Coming Out in College Athletics


Coming Out in College Athletics

by Lauren Neidigh

My daughter is going to play soccer at her university, and decided she wants to come out as gay to her college team. I support her, but I worry that her teammates will treat her differently or that her coaches will give her less playing time if they aren’t accepting.
— Anonymous

Lauren Says: 

I’ve never been a parent, but I would imagine that some of the fears that we have as LGBT athletes are present for parents as well. I, too, sometimes worry about people in my life being targeted, so I’m sure that worry is only amplified when it involves a bond between a mother and daughter.

While it can be scary to come out to teammates, it’s definitely important for your daughter to come out when she feels ready. It’s a big step for her to know that she wants to come out to her team. When I was transferring as a college swimmer, I looked for a team I would feel comfortable coming out to, and it still didn’t happen right away. I took the time to get settled in and get comfortable with my teammates. That made coming out a lot easier.

It’s important for you to support the idea of your daughter coming out on her own terms. If she hasn’t decided to come out yet, it should be because she hasn’t reached that part of her own process yet, not because of what someone else might think. There’s a big difference between being a closeted athlete because you’re not ready to come out yet versus being a closeted athlete because you feel you cannot or should not ever come out. Life looks very limited when you feel like you can’t come out because coaches and teammates will treat you differently. When coming out, you always face the chance that you will be treated differently—but by not acknowledging who you are and instead living your life according to others’ standards, you’ll never truly be happy.

So whatever you do, don’t encourage your daughter to hide who she is out of fear of negative consequences. This could possibly push forward the attitude that gay players don’t belong in sports, even if that wasn’t the message you intended to send. Your daughter needs to know that her happiness comes first to you and that she doesn’t have to adjust to fit heteronormative standards.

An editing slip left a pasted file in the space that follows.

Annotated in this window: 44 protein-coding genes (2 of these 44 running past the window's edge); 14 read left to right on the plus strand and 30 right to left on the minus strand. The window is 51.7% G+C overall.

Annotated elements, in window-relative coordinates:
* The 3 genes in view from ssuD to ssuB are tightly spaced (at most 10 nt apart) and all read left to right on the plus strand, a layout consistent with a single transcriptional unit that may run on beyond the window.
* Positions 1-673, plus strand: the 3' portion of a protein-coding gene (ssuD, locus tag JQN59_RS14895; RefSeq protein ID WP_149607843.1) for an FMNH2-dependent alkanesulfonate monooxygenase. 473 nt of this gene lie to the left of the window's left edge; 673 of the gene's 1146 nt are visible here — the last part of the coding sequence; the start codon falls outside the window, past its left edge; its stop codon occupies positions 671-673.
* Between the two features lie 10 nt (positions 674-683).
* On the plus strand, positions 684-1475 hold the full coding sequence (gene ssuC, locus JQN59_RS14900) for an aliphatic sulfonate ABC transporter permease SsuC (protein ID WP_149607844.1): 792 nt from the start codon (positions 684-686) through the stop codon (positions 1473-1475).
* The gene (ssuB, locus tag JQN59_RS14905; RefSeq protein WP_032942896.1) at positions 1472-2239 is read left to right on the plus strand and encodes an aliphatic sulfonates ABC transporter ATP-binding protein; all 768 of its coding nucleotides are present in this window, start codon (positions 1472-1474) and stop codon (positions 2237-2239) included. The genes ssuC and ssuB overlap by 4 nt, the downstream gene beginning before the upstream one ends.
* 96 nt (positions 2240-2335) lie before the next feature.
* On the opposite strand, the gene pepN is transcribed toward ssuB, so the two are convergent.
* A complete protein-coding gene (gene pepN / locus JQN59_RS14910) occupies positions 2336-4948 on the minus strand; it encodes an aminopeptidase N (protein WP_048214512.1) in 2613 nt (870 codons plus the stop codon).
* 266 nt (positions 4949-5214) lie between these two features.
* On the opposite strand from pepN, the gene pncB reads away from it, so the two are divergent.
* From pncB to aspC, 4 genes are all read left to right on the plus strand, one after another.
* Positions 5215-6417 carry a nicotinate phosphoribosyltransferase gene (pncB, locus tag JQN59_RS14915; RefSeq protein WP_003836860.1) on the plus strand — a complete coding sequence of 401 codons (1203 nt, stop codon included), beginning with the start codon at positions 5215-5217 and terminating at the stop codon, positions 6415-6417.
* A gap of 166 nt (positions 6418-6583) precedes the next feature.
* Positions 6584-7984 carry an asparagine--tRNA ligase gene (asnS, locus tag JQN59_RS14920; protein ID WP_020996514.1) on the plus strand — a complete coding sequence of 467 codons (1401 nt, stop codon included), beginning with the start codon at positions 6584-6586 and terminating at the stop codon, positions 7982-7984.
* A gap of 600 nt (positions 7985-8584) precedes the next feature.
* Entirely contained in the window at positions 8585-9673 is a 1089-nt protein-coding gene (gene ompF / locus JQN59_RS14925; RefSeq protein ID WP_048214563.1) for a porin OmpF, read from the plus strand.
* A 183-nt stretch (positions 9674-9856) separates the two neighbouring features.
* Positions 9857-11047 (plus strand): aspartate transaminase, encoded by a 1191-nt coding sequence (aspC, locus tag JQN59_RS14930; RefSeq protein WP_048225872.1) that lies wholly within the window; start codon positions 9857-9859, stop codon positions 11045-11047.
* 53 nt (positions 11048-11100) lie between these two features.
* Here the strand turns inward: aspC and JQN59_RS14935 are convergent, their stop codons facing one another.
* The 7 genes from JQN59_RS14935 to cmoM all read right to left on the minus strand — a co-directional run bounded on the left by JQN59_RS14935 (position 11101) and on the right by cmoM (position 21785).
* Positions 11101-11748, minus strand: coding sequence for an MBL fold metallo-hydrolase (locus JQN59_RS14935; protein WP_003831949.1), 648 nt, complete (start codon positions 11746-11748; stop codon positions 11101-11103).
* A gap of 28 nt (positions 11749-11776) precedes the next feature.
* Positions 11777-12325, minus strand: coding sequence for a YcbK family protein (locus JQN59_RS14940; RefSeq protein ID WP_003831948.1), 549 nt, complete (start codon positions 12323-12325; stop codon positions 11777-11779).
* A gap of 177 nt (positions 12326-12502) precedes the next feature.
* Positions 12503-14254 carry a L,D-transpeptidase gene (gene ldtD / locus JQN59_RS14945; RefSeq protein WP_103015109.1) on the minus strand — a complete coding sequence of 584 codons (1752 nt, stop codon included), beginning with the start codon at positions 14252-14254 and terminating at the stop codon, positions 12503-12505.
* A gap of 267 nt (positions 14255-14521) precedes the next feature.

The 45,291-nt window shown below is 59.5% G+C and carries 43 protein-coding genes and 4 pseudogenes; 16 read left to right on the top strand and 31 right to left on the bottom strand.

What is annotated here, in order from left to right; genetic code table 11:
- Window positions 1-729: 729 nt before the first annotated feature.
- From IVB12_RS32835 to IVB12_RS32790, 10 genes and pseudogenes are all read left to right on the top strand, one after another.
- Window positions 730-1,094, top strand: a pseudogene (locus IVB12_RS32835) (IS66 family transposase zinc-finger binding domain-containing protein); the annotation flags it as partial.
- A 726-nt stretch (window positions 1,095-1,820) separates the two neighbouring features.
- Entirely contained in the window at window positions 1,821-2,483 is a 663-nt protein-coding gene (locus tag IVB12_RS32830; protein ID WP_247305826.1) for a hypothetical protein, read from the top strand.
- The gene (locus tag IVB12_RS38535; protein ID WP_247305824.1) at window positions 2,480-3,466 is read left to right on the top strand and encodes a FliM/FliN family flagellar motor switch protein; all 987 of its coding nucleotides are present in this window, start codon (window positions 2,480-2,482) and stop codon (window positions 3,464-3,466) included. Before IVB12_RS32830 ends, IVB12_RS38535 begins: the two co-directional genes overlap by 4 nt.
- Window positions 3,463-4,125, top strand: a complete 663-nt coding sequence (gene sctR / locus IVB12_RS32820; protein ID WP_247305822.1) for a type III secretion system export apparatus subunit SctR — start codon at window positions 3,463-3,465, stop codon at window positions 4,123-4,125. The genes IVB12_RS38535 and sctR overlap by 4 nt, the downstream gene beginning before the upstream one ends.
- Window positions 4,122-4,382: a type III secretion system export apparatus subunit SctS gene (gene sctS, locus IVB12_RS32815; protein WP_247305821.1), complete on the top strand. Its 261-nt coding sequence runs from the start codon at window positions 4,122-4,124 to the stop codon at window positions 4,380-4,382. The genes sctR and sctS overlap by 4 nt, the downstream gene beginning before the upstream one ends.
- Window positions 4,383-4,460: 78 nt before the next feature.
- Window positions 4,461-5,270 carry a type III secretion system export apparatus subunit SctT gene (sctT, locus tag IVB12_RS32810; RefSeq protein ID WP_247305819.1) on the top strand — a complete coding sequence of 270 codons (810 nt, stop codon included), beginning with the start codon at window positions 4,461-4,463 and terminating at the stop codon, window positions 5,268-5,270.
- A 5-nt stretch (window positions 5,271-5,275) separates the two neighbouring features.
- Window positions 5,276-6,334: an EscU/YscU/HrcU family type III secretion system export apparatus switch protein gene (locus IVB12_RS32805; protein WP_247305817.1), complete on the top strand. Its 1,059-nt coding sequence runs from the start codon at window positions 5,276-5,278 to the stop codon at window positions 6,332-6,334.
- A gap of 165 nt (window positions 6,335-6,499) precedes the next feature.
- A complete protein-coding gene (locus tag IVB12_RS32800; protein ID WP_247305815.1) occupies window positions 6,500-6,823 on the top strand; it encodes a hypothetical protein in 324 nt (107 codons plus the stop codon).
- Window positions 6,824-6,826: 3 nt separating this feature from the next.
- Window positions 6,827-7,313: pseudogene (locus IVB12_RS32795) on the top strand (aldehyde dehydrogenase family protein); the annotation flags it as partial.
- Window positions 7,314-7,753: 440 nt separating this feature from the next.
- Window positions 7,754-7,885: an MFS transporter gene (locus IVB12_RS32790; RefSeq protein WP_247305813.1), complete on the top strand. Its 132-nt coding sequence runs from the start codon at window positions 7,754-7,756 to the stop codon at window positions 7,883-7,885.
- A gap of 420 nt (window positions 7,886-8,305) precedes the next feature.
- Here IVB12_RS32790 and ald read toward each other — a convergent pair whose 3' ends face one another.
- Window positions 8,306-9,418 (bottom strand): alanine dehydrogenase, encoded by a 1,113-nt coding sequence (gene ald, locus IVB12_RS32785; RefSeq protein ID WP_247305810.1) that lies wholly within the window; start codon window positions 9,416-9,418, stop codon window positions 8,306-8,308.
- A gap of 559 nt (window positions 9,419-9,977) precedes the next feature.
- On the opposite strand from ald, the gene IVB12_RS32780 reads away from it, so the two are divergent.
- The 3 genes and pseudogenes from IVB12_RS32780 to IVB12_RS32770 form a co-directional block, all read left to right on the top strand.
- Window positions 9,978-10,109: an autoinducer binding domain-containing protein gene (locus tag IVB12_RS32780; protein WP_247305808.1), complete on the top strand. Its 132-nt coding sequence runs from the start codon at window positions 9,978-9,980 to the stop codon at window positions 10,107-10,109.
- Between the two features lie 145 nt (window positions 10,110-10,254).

It may be hard to think about the way that people might treat your daughter. But luckily, there are more resources now than there have ever been to make this process easier. Since coming out in 2014, I’ve connected with some really amazing LGBT athlete groups. One of those groups, GO! Athletes, is a network for LGBT athletes, coaches, and administrators that builds relationships between people all around the continent. I’ve been privileged to serve on the board of GO! this year as Director of Social Media, and have seen the impact this network has had on so many young LGBT athletes. I was the only gay athlete on my school’s women’s swim team, so when I felt isolated because of my sexuality, having that network behind me kept me going.

As a member of GO! Athletes, I’ve attended the Nike LGBT Sports Coalition Summit the past two summers. There, we talked about ways to make things better for LGBT athletes. Sometimes I find comfort in just knowing that there are some very powerful members of the LGBT Sports Coalition working to end discrimination. We rally on Outsports when an LGBT athlete has been wronged and an entire community is always there to back someone who needs help. I hope that you and your daughter will find this comfort as well, because there are so many people out there to support you, even though you haven’t met us yet.

Through all of this, it’s important to remember that coming out is a testament to your daughter’s bravery, individuality, and commitment to herself. It’s still a big deal to me every time an LGBT athlete comes out. Times have changed, but there are still many obstacles to overcome. Young athletes like your daughter help us continue to move forward. When athletes continue to come out, we start to see some really special things. I almost cried when Michael Sam became the first openly gay player to be drafted into the NFL, and was so happy when Abby Wambach kissed her wife for millions of people to see after winning the Women’s World Cup. There’s no limit to what your daughter can do to inspire others as an out athlete. Try to focus on the joy it can bring to you both while you address your fears.

Lauren Neidigh is Director of Social Media for GO! Athletes. She was a Division I swimmer at the University of Arizona and is working on her master’s degree in criminology at Florida State University. You can follow her on Twitter @l_e_neidigh or on Instagram, as well as e-mail her at

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